It’s happening in more places around the United States, and that includes my diocese of Brooklyn.
All indications are it is working — often, very well.
Check out this report below, from NET in Brooklyn, featuring my friend and neighbor Deacon Dean Dobbins:
A couple years ago, I pointed out some other dioceses where this was being put into practice, including Pittsburgh:
It is part of an effort to find new ways to provide vibrant Catholic ministry with the number of priests available now and in the future.
“The many gifted and experienced permanent deacons in our diocese have opened the door to this new possibility, which will enable our priests to continue to devote themselves to their pastoral and sacramental ministry that they love so much,” Bishop Zubik said.
“While not every permanent deacon is expected to be called and trained to do this ministry, for those who are, it perfectly fulfills their responsibility to serve the community of faith in ways that support our priests and people.”
As described in the sixth chapter of the Acts of the Apostles, deacons are ordained ministers of the Catholic Church, with a special calling to do works of charity and service, proclaim the word of God and assist in the liturgical and sacramental life of the church. They are under the authority of the bishop, who assigns them to specific ministries at parishes or at institutions such as hospitals, jails or nursing homes.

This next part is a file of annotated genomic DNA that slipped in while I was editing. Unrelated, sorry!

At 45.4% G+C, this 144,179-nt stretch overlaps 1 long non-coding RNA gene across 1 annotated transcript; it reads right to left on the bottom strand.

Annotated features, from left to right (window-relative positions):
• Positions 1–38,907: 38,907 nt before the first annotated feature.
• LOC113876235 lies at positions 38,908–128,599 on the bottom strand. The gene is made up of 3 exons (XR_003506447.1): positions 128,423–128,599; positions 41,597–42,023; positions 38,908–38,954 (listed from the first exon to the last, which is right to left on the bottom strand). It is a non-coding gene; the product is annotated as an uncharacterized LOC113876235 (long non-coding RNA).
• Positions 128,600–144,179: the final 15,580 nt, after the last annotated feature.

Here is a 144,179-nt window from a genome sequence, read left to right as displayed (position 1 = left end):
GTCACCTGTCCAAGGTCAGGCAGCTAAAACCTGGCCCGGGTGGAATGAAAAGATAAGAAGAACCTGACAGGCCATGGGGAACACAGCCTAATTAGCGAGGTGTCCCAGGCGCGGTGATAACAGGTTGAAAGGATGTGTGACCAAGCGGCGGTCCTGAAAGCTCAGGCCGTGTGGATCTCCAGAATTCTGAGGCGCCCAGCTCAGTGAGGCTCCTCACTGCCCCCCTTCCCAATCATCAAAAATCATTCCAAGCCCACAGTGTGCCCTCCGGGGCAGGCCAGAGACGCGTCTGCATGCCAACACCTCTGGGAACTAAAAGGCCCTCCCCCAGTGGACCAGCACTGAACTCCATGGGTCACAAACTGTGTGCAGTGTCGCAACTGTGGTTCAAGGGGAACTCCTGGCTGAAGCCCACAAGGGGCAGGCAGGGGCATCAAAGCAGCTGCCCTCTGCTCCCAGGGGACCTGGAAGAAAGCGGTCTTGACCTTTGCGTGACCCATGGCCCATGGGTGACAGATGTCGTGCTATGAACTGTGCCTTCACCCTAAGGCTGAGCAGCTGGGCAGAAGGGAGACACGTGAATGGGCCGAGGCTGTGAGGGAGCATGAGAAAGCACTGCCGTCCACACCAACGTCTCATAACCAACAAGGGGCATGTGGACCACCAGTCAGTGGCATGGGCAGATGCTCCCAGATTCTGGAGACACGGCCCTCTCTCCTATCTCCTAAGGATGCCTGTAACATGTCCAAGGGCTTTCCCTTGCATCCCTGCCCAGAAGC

Deacons cannot celebrate Mass, hear confessions or anoint the sick. They can, however, preach homilies, lead the faithful in prayer and conduct wake services. Outside of Mass, they can baptize, witness marriages and conduct funeral services.
The deacon administrator is a model of ministry that the church provides and that the diocese is exploring in response to changing demographics and fewer priests. These models include inter-parish collaboration, ministry teams serving more than one parish and multiple parishes served by one pastor.Some dioceses in the United States have relied on deacon administrators for decades. One in six permanent deacons nationwide was serving in a full- or part-time paid position of pastoral care of one or more parishes in 2013, according to the Center for Applied Research in the Apostolate, which conducts research on and for the Catholic Church.
If the men are qualified and competent, there’s no reason this can’t be done in more places. The way things are going, I think we can expect to see it become the norm, rather than the exception.
UPDATE: My pal Jen Fitz weighed in with some thoughts about this on her blog.
There’s a bigger question here: How come no priests? You can argue all afternoon (rightly) that not all priests are brilliant administrators. The part where we demand our priests be masters-of-all-trades is foolish in the extreme. Likewise, there can be good reasons for a temporary mismatch between the ratio of clergy to laity. But if your long term plan expects not enough priests? You’re doing it wrong.